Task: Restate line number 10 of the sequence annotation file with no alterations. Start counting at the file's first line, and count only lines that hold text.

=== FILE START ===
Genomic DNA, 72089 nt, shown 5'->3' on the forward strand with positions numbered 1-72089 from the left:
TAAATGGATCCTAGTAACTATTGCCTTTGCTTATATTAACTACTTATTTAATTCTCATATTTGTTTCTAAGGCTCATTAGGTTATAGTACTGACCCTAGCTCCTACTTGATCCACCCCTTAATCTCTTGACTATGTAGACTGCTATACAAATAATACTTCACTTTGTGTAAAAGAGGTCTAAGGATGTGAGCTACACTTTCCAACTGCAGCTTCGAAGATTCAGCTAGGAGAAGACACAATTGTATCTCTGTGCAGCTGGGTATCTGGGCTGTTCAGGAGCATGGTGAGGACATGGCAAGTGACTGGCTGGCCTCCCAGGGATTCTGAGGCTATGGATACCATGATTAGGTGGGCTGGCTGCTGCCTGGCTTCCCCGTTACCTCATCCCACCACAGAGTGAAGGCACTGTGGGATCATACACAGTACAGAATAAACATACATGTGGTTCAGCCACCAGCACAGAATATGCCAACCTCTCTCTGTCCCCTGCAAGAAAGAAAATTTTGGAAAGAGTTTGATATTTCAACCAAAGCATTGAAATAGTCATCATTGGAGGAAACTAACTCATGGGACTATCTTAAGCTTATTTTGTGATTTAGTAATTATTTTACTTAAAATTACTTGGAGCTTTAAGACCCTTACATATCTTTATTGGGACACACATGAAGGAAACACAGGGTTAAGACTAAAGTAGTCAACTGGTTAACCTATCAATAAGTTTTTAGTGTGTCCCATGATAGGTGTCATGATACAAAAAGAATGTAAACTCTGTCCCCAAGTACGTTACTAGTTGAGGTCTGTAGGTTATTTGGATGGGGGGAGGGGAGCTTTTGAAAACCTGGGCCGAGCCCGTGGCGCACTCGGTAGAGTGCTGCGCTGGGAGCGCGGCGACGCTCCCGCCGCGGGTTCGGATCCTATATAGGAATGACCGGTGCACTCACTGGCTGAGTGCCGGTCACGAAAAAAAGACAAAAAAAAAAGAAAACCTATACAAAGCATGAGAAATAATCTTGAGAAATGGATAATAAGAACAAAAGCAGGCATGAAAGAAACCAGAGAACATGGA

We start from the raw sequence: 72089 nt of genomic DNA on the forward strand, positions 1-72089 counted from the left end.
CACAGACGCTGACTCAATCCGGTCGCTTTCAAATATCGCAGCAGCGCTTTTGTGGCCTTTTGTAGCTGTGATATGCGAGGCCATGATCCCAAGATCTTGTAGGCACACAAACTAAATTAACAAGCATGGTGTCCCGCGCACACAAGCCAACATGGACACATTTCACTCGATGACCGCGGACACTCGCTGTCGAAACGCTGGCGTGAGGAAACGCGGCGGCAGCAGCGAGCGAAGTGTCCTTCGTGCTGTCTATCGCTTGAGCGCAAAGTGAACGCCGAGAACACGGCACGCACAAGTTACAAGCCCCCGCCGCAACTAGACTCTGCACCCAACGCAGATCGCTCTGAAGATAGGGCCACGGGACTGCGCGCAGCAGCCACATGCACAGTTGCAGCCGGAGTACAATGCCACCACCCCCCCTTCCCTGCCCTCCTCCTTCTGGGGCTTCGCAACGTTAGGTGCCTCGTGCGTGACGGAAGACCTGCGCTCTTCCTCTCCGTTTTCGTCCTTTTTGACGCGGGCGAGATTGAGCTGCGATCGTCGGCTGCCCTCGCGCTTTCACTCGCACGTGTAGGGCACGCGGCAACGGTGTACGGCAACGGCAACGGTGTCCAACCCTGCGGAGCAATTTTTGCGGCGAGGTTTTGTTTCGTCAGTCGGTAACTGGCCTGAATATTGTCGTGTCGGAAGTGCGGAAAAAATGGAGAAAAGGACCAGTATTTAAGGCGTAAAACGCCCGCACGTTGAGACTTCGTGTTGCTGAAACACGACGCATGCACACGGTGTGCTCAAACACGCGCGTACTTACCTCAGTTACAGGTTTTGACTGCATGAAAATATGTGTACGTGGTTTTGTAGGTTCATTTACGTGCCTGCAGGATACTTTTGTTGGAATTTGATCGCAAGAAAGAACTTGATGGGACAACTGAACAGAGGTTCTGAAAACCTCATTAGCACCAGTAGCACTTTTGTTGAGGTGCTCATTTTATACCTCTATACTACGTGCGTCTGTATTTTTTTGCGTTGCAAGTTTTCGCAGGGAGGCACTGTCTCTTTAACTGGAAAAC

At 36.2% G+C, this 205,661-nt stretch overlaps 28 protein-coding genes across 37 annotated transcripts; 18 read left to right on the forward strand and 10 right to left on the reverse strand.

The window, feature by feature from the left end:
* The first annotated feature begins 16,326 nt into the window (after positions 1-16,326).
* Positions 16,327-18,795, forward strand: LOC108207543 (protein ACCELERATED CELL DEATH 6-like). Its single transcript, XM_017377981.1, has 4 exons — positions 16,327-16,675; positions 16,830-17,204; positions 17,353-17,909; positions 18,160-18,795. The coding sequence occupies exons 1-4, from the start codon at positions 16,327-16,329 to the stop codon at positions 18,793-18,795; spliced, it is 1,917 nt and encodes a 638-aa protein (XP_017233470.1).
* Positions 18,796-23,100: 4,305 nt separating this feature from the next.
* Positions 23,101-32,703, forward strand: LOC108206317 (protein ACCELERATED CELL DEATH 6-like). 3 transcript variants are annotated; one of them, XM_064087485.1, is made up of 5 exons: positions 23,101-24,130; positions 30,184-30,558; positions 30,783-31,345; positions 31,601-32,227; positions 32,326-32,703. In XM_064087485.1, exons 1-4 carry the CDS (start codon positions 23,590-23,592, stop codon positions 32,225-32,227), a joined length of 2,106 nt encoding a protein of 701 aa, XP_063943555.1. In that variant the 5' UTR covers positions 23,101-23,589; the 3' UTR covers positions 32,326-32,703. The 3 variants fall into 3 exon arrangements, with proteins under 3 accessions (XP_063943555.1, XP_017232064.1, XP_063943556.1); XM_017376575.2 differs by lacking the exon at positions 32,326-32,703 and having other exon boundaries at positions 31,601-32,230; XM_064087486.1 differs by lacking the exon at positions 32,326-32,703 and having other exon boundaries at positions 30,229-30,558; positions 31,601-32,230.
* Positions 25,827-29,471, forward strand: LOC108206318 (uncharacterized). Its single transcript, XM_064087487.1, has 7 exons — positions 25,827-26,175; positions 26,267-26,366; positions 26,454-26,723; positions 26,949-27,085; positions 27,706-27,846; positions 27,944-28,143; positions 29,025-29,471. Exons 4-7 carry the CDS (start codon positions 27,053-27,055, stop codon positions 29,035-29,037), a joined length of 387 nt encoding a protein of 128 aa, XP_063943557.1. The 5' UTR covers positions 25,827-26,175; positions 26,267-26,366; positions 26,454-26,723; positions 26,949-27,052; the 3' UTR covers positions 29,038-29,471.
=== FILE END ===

* Positions 23,101-32,703, forward strand: LOC108206317 (protein ACCELERATED CELL DEATH 6-like). 3 transcript variants are annotated; one of them, XM_064087485.1, is made up of 5 exons: positions 23,101-24,130; positions 30,184-30,558; positions 30,783-31,345; positions 31,601-32,227; positions 32,326-32,703. In XM_064087485.1, exons 1-4 carry the CDS (start codon positions 23,590-23,592, stop codon positions 32,225-32,227), a joined length of 2,106 nt encoding a protein of 701 aa, XP_063943555.1. In that variant the 5' UTR covers positions 23,101-23,589; the 3' UTR covers positions 32,326-32,703. The 3 variants fall into 3 exon arrangements, with proteins under 3 accessions (XP_063943555.1, XP_017232064.1, XP_063943556.1); XM_017376575.2 differs by lacking the exon at positions 32,326-32,703 and having other exon boundaries at positions 31,601-32,230; XM_064087486.1 differs by lacking the exon at positions 32,326-32,703 and having other exon boundaries at positions 30,229-30,558; positions 31,601-32,230.